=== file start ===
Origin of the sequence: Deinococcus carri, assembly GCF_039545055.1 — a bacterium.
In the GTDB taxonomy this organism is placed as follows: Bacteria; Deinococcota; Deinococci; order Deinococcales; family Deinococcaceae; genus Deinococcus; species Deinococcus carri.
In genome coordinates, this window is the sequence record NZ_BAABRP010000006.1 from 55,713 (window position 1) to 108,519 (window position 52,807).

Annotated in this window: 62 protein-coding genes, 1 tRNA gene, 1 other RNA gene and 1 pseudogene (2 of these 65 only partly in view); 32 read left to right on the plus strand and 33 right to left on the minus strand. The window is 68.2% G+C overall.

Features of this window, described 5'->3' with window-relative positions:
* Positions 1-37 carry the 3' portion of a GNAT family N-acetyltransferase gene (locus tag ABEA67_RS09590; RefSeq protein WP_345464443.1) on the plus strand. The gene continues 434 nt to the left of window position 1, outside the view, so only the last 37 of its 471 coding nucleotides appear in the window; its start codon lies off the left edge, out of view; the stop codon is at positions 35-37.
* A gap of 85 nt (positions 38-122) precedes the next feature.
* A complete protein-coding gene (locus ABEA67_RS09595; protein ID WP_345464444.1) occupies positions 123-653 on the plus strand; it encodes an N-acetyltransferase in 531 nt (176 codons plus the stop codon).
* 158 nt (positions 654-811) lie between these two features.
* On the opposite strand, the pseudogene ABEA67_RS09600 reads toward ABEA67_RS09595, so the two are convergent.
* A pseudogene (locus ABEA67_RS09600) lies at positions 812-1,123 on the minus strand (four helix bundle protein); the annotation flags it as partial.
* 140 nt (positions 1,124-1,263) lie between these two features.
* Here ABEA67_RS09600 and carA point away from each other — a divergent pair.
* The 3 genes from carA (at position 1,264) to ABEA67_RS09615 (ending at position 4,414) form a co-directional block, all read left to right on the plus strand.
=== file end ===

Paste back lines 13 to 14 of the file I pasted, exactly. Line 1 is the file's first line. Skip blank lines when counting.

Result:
* Here ABEA67_RS09600 and carA point away from each other — a divergent pair.
* The 3 genes from carA (at position 1,264) to ABEA67_RS09615 (ending at position 4,414) form a co-directional block, all read left to right on the plus strand.